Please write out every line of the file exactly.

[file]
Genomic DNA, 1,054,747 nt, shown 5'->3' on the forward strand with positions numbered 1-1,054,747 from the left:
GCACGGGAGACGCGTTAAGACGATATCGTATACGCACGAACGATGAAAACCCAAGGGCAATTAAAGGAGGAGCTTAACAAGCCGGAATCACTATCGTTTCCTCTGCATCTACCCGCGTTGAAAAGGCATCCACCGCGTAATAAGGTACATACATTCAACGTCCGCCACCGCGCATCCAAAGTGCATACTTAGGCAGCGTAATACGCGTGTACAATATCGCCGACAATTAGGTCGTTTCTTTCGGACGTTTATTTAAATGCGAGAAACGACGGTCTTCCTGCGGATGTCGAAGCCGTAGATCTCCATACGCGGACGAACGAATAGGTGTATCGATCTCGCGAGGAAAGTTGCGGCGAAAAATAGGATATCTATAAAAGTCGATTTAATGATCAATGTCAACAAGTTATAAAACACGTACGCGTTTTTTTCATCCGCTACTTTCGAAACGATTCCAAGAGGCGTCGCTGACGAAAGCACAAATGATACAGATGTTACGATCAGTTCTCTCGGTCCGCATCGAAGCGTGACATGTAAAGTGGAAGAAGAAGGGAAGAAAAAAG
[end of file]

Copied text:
Genomic DNA, 1,054,747 nt, shown 5'->3' on the forward strand with positions numbered 1-1,054,747 from the left:
GCACGGGAGACGCGTTAAGACGATATCGTATACGCACGAACGATGAAAACCCAAGGGCAATTAAAGGAGGAGCTTAACAAGCCGGAATCACTATCGTTTCCTCTGCATCTACCCGCGTTGAAAAGGCATCCACCGCGTAATAAGGTACATACATTCAACGTCCGCCACCGCGCATCCAAAGTGCATACTTAGGCAGCGTAATACGCGTGTACAATATCGCCGACAATTAGGTCGTTTCTTTCGGACGTTTATTTAAATGCGAGAAACGACGGTCTTCCTGCGGATGTCGAAGCCGTAGATCTCCATACGCGGACGAACGAATAGGTGTATCGATCTCGCGAGGAAAGTTGCGGCGAAAAATAGGATATCTATAAAAGTCGATTTAATGATCAATGTCAACAAGTTATAAAACACGTACGCGTTTTTTTCATCCGCTACTTTCGAAACGATTCCAAGAGGCGTCGCTGACGAAAGCACAAATGATACAGATGTTACGATCAGTTCTCTCGGTCCGCATCGAAGCGTGACATGTAAAGTGGAAGAAGAAGGGAAGAAAAAAG